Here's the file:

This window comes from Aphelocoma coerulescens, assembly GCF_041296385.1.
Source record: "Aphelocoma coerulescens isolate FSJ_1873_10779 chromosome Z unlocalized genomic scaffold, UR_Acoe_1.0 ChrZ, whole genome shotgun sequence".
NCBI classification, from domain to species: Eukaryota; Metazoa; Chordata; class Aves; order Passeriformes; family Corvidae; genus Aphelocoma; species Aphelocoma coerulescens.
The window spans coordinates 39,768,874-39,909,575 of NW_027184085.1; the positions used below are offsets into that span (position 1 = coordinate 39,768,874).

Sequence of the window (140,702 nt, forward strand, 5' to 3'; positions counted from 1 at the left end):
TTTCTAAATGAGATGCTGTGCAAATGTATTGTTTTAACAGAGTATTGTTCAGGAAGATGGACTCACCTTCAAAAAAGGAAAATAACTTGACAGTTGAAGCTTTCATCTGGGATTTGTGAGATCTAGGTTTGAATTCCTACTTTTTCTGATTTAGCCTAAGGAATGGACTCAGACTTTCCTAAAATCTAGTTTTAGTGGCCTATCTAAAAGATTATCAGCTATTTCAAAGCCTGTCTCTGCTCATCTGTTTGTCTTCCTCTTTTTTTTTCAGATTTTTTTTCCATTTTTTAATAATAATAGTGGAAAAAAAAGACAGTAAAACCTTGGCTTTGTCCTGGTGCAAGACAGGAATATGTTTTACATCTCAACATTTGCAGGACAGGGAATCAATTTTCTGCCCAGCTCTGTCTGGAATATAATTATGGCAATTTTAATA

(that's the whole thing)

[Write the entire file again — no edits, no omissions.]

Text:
This window comes from Aphelocoma coerulescens, assembly GCF_041296385.1.
Source record: "Aphelocoma coerulescens isolate FSJ_1873_10779 chromosome Z unlocalized genomic scaffold, UR_Acoe_1.0 ChrZ, whole genome shotgun sequence".
NCBI classification, from domain to species: Eukaryota; Metazoa; Chordata; class Aves; order Passeriformes; family Corvidae; genus Aphelocoma; species Aphelocoma coerulescens.
The window spans coordinates 39,768,874-39,909,575 of NW_027184085.1; the positions used below are offsets into that span (position 1 = coordinate 39,768,874).

Sequence of the window (140,702 nt, forward strand, 5' to 3'; positions counted from 1 at the left end):
TTTCTAAATGAGATGCTGTGCAAATGTATTGTTTTAACAGAGTATTGTTCAGGAAGATGGACTCACCTTCAAAAAAGGAAAATAACTTGACAGTTGAAGCTTTCATCTGGGATTTGTGAGATCTAGGTTTGAATTCCTACTTTTTCTGATTTAGCCTAAGGAATGGACTCAGACTTTCCTAAAATCTAGTTTTAGTGGCCTATCTAAAAGATTATCAGCTATTTCAAAGCCTGTCTCTGCTCATCTGTTTGTCTTCCTCTTTTTTTTTCAGATTTTTTTTCCATTTTTTAATAATAATAGTGGAAAAAAAAGACAGTAAAACCTTGGCTTTGTCCTGGTGCAAGACAGGAATATGTTTTACATCTCAACATTTGCAGGACAGGGAATCAATTTTCTGCCCAGCTCTGTCTGGAATATAATTATGGCAATTTTAATA